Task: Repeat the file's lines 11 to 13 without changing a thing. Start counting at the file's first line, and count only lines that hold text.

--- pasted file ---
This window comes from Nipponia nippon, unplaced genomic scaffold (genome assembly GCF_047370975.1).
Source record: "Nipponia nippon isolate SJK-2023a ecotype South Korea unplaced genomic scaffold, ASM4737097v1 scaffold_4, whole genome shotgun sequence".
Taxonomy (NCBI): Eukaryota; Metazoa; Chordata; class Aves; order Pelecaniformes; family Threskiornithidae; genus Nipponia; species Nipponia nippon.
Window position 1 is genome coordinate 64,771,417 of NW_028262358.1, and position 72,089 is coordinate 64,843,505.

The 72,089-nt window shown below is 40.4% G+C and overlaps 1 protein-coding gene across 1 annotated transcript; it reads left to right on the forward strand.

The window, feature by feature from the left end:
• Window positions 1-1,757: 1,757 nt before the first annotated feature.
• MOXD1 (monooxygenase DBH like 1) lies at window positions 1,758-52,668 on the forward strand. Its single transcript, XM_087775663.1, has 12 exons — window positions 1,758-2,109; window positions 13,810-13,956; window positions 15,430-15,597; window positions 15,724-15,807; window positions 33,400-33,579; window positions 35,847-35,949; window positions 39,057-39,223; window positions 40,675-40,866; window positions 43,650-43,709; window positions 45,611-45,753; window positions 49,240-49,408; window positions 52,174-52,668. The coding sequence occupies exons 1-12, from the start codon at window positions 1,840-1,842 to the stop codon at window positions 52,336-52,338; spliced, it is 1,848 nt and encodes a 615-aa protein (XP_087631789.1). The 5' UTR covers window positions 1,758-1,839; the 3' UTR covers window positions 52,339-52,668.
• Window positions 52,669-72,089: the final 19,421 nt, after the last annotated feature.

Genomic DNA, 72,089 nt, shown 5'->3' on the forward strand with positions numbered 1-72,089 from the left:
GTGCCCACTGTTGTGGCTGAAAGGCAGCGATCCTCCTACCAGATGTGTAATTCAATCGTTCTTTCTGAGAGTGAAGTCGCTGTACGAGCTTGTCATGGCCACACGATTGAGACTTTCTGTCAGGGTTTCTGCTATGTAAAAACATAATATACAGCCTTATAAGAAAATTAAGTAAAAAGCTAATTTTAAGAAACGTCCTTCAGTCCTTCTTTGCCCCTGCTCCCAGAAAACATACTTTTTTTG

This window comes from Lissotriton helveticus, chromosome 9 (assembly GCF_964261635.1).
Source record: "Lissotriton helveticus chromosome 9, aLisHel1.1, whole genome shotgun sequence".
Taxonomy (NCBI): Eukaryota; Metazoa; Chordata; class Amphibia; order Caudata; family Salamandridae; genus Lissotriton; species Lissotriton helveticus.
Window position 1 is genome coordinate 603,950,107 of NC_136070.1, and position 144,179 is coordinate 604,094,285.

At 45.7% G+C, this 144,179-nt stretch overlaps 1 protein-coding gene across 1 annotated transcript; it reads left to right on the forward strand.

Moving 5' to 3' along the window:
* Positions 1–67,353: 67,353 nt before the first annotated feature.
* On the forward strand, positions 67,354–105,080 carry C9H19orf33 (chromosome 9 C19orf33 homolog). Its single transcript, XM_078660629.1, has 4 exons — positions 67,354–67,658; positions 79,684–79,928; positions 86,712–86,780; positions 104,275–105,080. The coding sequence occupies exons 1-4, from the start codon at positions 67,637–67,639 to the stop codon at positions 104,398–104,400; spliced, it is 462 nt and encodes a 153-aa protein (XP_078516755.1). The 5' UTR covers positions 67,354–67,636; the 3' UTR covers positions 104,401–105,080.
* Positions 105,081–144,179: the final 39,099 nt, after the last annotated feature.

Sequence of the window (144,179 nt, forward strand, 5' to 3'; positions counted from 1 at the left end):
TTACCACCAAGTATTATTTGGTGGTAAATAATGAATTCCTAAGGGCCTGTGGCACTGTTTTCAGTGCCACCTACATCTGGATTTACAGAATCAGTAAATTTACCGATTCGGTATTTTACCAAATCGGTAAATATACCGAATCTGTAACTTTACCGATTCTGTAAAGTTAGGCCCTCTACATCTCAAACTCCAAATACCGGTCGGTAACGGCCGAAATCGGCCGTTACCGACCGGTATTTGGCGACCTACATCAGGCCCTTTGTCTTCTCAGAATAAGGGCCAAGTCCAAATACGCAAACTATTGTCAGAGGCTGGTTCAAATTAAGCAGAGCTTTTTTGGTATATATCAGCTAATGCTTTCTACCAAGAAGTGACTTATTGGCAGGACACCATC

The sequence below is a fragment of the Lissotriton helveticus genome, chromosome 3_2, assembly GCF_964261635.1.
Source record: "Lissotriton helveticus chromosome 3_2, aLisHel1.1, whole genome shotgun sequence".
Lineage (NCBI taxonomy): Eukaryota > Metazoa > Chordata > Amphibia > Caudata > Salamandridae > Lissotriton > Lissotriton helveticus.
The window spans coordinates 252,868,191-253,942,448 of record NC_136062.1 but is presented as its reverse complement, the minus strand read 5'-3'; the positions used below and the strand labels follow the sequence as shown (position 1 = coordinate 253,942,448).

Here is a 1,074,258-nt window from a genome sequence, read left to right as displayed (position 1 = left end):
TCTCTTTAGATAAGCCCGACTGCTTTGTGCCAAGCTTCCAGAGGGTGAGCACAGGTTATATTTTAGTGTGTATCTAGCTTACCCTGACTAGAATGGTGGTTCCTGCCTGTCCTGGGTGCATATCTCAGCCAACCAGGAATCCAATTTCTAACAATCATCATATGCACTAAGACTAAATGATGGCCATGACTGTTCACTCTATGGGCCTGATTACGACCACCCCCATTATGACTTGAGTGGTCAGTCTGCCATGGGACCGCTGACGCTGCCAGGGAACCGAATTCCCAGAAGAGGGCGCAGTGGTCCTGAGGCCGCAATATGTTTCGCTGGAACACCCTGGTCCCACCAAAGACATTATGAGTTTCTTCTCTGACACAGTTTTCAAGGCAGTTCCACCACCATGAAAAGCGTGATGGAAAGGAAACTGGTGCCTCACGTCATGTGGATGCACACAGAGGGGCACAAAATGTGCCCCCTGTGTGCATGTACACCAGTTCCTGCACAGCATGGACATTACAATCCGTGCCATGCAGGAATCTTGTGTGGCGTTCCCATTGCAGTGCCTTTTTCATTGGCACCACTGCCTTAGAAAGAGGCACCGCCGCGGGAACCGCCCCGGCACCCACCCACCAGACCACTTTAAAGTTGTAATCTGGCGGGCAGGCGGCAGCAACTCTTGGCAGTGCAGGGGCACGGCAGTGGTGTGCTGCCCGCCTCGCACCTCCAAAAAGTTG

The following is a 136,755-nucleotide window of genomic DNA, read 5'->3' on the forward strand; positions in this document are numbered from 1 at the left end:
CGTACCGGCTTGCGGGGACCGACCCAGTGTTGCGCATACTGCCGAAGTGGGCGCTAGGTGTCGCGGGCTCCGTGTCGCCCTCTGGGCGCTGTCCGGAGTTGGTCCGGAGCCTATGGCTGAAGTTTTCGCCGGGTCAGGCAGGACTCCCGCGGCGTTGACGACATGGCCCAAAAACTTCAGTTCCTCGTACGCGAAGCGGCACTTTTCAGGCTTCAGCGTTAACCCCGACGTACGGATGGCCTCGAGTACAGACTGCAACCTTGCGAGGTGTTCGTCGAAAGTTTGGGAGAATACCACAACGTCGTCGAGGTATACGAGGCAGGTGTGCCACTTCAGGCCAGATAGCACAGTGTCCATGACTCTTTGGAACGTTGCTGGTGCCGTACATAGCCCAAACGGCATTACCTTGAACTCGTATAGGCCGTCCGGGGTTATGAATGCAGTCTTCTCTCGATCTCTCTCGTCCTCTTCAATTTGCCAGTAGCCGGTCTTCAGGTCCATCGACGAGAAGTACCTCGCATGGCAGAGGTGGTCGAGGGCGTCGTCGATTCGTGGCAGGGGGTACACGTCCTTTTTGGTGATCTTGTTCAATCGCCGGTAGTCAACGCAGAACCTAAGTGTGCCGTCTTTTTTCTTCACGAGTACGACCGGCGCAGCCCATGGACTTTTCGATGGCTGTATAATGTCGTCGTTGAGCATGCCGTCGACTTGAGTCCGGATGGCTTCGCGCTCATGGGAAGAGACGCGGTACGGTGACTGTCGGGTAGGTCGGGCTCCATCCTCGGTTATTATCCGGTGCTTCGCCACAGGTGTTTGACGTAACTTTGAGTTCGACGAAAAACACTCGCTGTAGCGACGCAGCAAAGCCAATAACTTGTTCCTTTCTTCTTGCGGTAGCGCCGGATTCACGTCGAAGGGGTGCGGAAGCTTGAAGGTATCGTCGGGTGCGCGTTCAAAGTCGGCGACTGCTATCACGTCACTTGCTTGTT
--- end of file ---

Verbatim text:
GTGCCCACTGTTGTGGCTGAAAGGCAGCGATCCTCCTACCAGATGTGTAATTCAATCGTTCTTTCTGAGAGTGAAGTCGCTGTACGAGCTTGTCATGGCCACACGATTGAGACTTTCTGTCAGGGTTTCTGCTATGTAAAAACATAATATACAGCCTTATAAGAAAATTAAGTAAAAAGCTAATTTTAAGAAACGTCCTTCAGTCCTTCTTTGCCCCTGCTCCCAGAAAACATACTTTTTTTG

This window comes from Lissotriton helveticus, chromosome 9 (assembly GCF_964261635.1).
Source record: "Lissotriton helveticus chromosome 9, aLisHel1.1, whole genome shotgun sequence".